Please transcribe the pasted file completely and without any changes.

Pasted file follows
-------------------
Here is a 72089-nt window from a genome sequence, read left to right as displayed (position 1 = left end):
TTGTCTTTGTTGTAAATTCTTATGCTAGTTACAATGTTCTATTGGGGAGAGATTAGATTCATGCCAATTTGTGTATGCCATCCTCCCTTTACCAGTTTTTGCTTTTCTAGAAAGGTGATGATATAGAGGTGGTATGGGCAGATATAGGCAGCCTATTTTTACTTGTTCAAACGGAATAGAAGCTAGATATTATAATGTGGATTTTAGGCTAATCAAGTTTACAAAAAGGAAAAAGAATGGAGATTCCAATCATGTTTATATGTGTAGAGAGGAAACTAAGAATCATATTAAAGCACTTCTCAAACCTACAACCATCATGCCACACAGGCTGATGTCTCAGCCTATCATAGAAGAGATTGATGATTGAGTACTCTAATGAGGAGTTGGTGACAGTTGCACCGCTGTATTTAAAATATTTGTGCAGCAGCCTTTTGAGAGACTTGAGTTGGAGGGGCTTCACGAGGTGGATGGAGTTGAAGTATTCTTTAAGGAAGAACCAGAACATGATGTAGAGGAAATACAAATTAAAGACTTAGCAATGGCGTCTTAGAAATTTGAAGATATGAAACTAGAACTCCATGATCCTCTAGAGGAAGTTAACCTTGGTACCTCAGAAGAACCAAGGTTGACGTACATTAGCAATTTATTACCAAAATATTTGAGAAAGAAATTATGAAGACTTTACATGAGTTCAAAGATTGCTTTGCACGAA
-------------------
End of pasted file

Here is a 72089-nt window from a genome sequence, read left to right as displayed (position 1 = left end):
TTGTCTTTGTTGTAAATTCTTATGCTAGTTACAATGTTCTATTGGGGAGAGATTAGATTCATGCCAATTTGTGTATGCCATCCTCCCTTTACCAGTTTTTGCTTTTCTAGAAAGGTGATGATATAGAGGTGGTATGGGCAGATATAGGCAGCCTATTTTTACTTGTTCAAACGGAATAGAAGCTAGATATTATAATGTGGATTTTAGGCTAATCAAGTTTACAAAAAGGAAAAAGAATGGAGATTCCAATCATGTTTATATGTGTAGAGAGGAAACTAAGAATCATATTAAAGCACTTCTCAAACCTACAACCATCATGCCACACAGGCTGATGTCTCAGCCTATCATAGAAGAGATTGATGATTGAGTACTCTAATGAGGAGTTGGTGACAGTTGCACCGCTGTATTTAAAATATTTGTGCAGCAGCCTTTTGAGAGACTTGAGTTGGAGGGGCTTCACGAGGTGGATGGAGTTGAAGTATTCTTTAAGGAAGAACCAGAACATGATGTAGAGGAAATACAAATTAAAGACTTAGCAATGGCGTCTTAGAAATTTGAAGATATGAAACTAGAACTCCATGATCCTCTAGAGGAAGTTAACCTTGGTACCTCAGAAGAACCAAGGTTGACGTACATTAGCAATTTATTACCAAAATATTTGAGAAAGAAATTATGAAGACTTTACATGAGTTCAAAGATTGCTTTGCACGAA